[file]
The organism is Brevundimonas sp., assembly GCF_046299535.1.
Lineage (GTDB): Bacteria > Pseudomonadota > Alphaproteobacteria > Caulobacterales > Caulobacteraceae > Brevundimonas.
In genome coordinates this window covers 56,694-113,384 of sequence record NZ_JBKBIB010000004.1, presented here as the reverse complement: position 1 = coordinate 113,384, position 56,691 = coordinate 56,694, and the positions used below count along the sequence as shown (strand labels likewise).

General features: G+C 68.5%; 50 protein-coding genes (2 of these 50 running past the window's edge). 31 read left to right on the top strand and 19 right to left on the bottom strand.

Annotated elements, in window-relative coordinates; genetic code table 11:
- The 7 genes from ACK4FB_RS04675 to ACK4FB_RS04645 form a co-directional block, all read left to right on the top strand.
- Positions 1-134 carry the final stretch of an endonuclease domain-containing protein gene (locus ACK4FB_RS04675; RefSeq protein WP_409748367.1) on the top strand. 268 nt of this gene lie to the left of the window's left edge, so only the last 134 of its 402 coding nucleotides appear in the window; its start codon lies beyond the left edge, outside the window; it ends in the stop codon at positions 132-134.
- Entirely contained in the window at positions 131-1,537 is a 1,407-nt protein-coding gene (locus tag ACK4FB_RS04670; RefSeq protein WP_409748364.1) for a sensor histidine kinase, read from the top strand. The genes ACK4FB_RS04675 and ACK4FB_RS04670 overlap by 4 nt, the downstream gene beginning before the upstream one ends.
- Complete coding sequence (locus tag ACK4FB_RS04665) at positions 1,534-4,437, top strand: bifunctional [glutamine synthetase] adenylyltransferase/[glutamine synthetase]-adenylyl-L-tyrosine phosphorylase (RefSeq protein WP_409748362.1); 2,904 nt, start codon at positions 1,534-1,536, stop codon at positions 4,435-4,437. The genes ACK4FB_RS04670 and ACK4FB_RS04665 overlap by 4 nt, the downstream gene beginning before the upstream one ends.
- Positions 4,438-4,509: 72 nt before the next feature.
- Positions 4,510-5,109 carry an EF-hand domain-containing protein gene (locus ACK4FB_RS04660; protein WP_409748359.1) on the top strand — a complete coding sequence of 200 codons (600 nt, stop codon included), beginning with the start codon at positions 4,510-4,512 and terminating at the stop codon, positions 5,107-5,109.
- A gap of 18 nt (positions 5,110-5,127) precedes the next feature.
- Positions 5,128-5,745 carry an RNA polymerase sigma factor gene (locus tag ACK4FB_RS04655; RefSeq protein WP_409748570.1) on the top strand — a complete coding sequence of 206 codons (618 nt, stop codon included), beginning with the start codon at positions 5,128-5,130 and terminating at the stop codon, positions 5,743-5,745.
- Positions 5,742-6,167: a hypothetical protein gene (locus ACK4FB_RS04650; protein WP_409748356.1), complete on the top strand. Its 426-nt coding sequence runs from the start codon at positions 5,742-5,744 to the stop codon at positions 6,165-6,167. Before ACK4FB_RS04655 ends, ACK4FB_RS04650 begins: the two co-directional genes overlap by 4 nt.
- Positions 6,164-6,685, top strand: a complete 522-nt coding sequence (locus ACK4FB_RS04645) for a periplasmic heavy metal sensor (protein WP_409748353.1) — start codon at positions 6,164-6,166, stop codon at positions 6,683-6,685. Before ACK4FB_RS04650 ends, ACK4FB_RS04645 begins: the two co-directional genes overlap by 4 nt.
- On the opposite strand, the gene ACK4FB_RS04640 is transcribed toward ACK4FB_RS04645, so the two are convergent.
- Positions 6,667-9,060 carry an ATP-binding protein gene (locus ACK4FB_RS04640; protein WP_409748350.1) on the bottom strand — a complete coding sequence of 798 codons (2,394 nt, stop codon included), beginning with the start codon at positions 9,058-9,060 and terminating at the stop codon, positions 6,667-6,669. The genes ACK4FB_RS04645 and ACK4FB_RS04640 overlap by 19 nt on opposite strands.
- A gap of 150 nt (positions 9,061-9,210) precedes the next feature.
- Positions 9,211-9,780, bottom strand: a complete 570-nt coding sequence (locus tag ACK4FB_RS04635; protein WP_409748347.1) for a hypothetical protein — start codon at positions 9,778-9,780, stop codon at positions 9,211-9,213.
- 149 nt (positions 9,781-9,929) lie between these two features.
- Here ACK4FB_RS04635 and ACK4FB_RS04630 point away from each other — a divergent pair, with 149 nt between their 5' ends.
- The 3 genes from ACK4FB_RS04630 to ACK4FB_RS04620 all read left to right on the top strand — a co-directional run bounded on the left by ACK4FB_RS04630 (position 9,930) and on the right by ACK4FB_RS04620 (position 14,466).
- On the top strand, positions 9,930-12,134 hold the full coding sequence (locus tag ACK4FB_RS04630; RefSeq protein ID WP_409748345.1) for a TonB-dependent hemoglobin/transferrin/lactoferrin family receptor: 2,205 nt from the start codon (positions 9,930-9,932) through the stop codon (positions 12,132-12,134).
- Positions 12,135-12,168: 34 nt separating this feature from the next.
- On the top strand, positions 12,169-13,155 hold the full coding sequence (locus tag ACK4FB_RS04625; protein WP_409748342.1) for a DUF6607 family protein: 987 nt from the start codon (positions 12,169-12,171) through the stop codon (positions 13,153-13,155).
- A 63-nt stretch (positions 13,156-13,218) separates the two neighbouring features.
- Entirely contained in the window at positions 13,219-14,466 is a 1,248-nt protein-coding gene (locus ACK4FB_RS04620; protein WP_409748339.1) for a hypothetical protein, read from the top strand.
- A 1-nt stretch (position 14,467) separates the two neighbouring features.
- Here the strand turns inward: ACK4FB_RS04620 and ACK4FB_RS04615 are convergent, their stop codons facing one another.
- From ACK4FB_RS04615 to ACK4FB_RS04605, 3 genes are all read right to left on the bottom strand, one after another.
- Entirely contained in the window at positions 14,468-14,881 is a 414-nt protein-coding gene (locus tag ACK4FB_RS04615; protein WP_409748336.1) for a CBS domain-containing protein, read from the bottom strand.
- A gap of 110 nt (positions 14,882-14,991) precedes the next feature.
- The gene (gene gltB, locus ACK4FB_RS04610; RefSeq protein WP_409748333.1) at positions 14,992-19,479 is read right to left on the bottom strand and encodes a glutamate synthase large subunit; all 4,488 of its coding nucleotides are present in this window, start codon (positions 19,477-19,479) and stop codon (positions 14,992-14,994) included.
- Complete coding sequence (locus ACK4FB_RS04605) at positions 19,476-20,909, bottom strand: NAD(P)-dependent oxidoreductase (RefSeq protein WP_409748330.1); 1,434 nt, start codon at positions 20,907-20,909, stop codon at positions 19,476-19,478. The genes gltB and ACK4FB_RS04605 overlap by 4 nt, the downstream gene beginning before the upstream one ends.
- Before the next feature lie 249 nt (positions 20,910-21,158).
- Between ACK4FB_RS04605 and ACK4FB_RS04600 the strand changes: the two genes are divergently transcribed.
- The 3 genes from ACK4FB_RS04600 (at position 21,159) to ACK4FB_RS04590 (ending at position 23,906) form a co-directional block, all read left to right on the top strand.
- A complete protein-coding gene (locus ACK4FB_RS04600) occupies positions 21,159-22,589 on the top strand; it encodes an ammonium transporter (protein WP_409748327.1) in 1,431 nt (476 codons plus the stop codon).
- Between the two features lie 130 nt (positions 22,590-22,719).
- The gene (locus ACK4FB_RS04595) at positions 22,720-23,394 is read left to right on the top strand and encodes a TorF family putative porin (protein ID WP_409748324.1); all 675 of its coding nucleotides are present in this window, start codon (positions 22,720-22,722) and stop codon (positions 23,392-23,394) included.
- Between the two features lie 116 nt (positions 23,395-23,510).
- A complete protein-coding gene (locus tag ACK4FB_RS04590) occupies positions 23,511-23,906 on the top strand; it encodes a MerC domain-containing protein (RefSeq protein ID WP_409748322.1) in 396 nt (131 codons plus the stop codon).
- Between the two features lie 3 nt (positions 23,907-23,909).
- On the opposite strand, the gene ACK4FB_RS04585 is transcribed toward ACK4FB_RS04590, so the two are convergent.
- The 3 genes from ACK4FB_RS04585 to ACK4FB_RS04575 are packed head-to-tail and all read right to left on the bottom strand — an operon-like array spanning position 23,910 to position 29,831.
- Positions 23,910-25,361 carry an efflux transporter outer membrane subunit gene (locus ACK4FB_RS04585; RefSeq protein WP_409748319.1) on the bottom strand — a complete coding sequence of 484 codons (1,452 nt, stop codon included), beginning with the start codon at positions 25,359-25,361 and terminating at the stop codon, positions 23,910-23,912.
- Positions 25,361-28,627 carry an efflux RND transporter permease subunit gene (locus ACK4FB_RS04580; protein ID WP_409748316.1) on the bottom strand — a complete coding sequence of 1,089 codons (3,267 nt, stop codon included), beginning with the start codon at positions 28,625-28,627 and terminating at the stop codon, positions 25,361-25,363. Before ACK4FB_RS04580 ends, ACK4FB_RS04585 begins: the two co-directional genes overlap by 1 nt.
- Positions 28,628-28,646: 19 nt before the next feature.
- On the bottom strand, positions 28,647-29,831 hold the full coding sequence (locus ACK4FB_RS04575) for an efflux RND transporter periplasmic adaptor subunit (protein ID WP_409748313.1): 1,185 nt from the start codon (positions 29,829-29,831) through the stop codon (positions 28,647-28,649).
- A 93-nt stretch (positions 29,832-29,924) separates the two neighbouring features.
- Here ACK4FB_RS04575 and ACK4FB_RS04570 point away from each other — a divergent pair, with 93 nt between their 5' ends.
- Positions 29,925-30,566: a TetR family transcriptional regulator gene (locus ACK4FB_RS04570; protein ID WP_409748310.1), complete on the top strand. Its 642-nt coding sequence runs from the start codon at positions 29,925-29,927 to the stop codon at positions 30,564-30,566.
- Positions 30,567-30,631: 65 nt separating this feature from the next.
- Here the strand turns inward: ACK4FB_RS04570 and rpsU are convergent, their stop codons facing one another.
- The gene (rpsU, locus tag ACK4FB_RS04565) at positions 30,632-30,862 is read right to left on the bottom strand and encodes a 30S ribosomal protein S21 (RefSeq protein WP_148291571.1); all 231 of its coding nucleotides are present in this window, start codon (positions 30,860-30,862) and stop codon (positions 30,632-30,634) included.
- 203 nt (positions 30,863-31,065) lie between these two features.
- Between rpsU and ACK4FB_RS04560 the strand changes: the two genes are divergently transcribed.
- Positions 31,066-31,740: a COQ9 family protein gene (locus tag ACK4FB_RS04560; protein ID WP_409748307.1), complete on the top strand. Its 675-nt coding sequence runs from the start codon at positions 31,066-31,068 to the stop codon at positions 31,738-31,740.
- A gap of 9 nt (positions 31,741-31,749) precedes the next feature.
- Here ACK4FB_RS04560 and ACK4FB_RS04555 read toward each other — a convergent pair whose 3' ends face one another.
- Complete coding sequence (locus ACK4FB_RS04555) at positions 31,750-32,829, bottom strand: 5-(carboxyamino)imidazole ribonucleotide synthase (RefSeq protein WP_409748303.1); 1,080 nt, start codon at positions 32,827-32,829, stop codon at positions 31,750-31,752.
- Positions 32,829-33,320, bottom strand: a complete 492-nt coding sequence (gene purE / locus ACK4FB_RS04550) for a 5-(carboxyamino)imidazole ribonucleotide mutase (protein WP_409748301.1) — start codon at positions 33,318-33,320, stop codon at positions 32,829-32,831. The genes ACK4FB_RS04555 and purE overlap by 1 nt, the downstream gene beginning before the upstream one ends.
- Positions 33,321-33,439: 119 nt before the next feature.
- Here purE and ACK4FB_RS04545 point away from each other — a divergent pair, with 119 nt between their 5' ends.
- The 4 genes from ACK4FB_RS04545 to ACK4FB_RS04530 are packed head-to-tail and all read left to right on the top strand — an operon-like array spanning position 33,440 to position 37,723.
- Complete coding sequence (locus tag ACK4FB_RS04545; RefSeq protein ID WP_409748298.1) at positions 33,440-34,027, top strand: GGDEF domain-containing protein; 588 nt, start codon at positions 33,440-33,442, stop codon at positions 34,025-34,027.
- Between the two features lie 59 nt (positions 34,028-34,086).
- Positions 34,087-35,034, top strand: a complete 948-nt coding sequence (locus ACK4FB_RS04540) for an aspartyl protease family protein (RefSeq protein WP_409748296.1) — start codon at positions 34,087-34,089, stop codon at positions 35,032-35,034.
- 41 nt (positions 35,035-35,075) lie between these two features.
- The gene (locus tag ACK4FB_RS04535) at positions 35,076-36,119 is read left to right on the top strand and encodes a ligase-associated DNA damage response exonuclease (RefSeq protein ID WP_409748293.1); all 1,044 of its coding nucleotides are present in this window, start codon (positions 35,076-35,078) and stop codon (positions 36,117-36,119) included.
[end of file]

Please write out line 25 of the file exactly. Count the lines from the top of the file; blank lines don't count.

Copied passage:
- On the top strand, positions 12,169-13,155 hold the full coding sequence (locus tag ACK4FB_RS04625; protein WP_409748342.1) for a DUF6607 family protein: 987 nt from the start codon (positions 12,169-12,171) through the stop codon (positions 13,153-13,155).